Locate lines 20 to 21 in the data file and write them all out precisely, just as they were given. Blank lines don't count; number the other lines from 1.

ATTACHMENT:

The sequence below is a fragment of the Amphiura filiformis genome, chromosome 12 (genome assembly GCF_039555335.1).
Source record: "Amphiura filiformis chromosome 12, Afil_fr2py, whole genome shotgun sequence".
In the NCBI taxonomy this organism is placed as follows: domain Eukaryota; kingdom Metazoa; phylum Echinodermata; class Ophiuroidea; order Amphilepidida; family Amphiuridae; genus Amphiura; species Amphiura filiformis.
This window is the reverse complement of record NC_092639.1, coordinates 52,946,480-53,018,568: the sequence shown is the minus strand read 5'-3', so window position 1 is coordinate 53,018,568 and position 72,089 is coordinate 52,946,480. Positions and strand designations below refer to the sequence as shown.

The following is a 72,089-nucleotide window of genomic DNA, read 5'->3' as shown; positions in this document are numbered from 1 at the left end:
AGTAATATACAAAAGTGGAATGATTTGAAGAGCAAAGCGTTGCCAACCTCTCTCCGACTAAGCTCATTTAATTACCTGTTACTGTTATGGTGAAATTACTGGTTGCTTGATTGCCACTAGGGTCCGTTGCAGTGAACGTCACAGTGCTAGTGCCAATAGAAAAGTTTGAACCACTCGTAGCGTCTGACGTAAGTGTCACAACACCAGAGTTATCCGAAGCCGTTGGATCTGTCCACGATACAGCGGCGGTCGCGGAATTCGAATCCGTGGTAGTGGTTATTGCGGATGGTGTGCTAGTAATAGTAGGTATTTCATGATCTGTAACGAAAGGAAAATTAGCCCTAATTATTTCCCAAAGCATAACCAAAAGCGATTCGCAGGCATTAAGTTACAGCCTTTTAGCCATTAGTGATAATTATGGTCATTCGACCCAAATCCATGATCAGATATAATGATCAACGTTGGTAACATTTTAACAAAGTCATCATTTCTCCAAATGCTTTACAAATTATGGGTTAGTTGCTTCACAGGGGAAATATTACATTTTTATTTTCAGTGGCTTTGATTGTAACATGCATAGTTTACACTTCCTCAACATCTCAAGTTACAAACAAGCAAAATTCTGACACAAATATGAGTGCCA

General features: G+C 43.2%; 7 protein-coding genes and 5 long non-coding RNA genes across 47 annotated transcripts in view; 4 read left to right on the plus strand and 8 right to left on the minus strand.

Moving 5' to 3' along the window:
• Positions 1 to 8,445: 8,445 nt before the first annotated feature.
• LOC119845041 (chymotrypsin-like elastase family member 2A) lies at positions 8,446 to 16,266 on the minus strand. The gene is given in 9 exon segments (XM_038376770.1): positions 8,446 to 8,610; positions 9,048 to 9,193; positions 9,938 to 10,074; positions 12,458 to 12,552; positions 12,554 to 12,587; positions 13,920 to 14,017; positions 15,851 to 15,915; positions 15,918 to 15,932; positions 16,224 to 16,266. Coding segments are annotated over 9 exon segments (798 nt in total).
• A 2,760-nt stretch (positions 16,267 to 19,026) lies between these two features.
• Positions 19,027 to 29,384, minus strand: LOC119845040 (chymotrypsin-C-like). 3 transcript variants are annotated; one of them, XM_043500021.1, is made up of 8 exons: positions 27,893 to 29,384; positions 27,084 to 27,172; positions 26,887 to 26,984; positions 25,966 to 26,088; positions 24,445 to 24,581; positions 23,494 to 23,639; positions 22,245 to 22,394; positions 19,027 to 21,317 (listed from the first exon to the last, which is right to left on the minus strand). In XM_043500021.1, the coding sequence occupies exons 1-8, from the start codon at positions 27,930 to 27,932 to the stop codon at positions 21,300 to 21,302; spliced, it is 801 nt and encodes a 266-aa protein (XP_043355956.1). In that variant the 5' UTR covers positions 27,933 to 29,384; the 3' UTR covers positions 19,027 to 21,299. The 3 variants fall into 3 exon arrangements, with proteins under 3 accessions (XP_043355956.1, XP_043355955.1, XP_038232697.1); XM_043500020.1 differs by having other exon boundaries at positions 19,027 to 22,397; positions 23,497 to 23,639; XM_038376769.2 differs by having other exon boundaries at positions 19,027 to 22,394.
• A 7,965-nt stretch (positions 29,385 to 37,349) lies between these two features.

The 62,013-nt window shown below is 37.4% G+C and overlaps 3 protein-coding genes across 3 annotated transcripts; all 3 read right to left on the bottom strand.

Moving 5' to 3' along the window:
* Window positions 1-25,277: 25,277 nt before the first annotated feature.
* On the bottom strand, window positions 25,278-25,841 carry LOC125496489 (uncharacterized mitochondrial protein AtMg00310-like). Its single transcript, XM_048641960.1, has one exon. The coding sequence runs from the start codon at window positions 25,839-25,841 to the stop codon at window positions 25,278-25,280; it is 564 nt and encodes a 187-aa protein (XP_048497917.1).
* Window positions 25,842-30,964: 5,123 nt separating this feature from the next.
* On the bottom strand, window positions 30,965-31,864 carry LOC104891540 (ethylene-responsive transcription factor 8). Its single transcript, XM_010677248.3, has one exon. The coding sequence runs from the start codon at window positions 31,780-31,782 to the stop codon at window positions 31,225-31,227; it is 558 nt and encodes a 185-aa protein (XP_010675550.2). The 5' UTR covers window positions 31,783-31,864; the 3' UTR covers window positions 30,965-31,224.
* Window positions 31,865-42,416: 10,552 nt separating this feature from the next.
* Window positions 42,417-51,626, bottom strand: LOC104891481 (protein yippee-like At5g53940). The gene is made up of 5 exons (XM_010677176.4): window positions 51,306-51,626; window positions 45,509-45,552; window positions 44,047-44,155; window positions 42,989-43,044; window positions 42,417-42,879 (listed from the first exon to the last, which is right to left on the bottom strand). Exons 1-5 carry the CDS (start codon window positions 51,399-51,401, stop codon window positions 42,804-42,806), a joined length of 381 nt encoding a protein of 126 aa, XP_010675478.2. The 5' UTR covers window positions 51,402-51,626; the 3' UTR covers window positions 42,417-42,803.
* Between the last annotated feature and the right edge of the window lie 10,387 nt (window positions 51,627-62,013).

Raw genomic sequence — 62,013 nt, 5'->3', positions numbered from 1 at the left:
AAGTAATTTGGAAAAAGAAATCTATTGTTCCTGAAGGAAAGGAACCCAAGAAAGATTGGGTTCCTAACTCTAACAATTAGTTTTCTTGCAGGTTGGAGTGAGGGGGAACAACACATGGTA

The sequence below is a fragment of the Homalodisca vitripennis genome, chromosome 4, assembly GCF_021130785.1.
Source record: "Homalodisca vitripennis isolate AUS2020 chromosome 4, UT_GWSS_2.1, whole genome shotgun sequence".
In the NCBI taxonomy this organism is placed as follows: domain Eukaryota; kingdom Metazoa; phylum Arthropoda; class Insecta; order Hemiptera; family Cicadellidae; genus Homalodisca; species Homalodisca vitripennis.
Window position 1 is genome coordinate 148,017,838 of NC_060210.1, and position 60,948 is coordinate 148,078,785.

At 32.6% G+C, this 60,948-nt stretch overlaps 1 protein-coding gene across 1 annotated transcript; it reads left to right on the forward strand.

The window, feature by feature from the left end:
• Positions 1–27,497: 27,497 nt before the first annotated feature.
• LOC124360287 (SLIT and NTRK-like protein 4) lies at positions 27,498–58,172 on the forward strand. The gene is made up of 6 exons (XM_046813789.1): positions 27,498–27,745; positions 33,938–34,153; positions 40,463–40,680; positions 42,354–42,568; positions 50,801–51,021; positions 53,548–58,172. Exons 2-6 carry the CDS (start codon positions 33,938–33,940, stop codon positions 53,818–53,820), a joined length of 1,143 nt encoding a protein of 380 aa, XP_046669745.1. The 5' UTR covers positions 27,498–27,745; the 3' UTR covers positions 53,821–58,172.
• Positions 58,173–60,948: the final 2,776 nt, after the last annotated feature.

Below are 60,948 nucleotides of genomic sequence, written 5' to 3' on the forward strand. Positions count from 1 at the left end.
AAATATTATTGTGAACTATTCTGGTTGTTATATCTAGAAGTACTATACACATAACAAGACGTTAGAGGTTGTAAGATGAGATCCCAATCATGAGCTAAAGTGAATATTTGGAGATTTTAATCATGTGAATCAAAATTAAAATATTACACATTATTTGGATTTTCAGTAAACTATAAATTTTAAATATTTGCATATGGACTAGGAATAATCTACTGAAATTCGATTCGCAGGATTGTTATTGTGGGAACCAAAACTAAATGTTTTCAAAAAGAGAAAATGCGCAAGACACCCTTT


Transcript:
* Window positions 31,865-42,416: 10,552 nt separating this feature from the next.
* Window positions 42,417-51,626, bottom strand: LOC104891481 (protein yippee-like At5g53940). The gene is made up of 5 exons (XM_010677176.4): window positions 51,306-51,626; window positions 45,509-45,552; window positions 44,047-44,155; window positions 42,989-43,044; window positions 42,417-42,879 (listed from the first exon to the last, which is right to left on the bottom strand). Exons 1-5 carry the CDS (start codon window positions 51,399-51,401, stop codon window positions 42,804-42,806), a joined length of 381 nt encoding a protein of 126 aa, XP_010675478.2. The 5' UTR covers window positions 51,402-51,626; the 3' UTR covers window positions 42,417-42,803.